Clients could have paid far less money for just as much professionalism and attention to detail, no matter who they chose to stage their parties and weddings. For that matter, they could have paid Stacy far less money to do the same quality job, if she’d started her own company after her boss passed away. But as Abigail’s assistant for more than fifteen years, Stacy felt a loyalty to the work that her employer had put into the company. When she learned that the nephew was planning to liquidate the company’s assets and shut its doors—leaving nearly forty people out of a job, or at least steady day labor work during events—she got the brilliantly stupid idea to keep the company going. In exchange for remaining in business, Nathan wouldn’t have to do anything except file the taxes each year and sign the paychecks.

It had all been too easy, she remembered again. Frighteningly so. After the first year or so of being afraid of being outed for pretending Abigail had lightened her workload while still manning the helm, the company’s name alone was enough to keep clients signing up years in advance. Stacy used to worry that someone would come along and stir up enough trouble that it all blew up in her face, but she’d gotten too good at running this company, and gotten used to lying through her teeth whenever a client, usually an unruly mother of an equally unruly bride, demanded to see the owner.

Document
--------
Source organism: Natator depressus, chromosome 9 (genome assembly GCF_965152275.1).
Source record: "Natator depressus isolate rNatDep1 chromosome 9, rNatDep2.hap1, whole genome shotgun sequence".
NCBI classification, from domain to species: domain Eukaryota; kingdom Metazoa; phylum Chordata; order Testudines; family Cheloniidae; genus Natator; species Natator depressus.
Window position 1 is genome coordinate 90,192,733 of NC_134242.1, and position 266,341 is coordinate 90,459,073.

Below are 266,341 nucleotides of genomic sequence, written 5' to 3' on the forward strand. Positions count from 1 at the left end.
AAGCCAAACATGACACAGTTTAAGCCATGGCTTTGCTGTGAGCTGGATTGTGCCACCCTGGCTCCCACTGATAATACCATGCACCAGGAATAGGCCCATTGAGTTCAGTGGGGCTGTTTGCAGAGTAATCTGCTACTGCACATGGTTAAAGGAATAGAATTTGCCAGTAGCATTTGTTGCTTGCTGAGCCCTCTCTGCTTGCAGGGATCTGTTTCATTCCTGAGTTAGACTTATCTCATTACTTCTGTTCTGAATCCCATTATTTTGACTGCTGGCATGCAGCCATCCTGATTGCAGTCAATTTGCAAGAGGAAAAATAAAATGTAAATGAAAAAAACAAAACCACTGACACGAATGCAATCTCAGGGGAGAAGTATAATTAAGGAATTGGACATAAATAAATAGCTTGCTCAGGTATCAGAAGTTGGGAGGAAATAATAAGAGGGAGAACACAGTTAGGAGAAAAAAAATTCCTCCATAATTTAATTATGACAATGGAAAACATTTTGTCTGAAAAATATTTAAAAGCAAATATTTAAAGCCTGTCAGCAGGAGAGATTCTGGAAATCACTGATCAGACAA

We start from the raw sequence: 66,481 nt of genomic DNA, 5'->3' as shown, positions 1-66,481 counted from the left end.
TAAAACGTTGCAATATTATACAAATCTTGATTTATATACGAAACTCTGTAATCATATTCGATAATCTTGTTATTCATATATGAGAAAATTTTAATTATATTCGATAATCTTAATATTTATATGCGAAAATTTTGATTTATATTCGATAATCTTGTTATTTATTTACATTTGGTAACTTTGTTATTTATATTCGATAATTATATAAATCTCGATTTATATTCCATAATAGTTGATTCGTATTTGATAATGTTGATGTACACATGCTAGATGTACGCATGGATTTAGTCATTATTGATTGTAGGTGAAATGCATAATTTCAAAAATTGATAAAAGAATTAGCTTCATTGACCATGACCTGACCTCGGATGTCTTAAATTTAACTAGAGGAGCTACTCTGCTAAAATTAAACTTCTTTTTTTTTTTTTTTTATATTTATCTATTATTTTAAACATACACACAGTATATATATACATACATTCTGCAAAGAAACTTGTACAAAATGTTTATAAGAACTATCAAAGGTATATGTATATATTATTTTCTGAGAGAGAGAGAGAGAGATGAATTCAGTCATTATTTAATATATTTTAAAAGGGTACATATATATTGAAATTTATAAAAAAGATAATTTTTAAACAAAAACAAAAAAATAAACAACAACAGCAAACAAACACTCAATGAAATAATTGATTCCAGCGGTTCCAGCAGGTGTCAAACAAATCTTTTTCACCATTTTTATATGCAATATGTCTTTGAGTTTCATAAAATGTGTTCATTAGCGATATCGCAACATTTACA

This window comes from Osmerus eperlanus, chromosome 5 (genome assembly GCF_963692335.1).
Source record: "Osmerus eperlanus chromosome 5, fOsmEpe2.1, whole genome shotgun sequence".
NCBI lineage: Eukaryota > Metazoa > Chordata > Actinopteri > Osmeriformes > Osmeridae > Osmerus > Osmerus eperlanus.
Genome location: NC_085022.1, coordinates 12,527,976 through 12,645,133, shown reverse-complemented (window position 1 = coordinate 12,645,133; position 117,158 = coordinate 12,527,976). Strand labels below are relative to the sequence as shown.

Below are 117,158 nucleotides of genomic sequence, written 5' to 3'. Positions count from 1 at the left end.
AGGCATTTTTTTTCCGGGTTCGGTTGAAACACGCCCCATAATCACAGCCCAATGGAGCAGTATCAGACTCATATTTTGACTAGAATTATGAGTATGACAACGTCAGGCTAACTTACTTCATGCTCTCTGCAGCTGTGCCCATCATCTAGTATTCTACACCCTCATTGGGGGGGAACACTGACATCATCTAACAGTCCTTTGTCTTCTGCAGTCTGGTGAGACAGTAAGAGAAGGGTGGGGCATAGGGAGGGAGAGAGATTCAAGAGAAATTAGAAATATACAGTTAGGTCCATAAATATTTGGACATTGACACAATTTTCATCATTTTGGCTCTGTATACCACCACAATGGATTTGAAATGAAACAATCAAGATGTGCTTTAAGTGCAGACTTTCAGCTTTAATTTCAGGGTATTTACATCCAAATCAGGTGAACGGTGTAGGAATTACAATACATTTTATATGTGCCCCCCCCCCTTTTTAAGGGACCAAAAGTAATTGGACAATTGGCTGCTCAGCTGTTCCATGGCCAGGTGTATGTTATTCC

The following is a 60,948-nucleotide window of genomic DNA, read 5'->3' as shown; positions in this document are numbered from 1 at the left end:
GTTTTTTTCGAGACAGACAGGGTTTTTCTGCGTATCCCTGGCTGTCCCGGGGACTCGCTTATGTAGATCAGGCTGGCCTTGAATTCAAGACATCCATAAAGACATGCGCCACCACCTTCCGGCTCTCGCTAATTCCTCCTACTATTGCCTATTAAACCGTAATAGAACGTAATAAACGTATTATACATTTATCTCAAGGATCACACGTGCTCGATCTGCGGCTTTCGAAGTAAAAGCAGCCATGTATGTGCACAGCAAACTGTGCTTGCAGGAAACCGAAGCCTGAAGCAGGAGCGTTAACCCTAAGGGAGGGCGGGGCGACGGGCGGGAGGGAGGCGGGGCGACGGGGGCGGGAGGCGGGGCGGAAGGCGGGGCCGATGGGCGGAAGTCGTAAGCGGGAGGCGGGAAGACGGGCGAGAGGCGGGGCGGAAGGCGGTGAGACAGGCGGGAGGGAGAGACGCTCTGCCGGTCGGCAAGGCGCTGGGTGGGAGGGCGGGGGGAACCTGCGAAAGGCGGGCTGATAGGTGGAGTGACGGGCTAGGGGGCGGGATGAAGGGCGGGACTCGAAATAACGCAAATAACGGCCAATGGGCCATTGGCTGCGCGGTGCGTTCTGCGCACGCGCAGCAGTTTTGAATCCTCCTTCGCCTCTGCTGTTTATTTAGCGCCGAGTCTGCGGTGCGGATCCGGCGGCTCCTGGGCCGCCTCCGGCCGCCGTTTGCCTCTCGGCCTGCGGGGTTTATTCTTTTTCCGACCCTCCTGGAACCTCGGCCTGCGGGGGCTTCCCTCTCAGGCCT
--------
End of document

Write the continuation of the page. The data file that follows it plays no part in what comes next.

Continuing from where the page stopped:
Which is exactly how Stacy found herself hiding in her car while a bride walked down the aisle a mere five hundred yards away. She’d been minding her own business, conducting herself in her usual polished, business-like, epitome-of-class-and-breeding manner when the final member of the wedding party to arrive—a bridesmaid who’d flown in that morning—turned to her and said the most horrifying words Stacy had ever heard:

“I remember you. My, my, if it isn’t little Stacy East, from Carr High School. I’ve heard all about this company you’re running, and I know your secret, too.”

Stacy’s vision blurred for a moment.
So this is what it’s like to have an out of body experience, like the kid who can see dead people
, she thought irrationally, almost calmly. Everything she’d worked for was about to go bust, every lie she’d ever forced herself to tell, every half-truth and misdirection she’d ever tossed out there, all of it had been pointless. She should have known that someday, somehow, someone would find out.

It was almost a relief, in some ways. The secret was out, and her days of living a lie were over. There would be no more deception, no more juggling act as she fought to keep all her balls in the air. Of course, there’d be no more paychecks, and there might even be no more grocery shopping after their past clients sued her, but at least it would be over.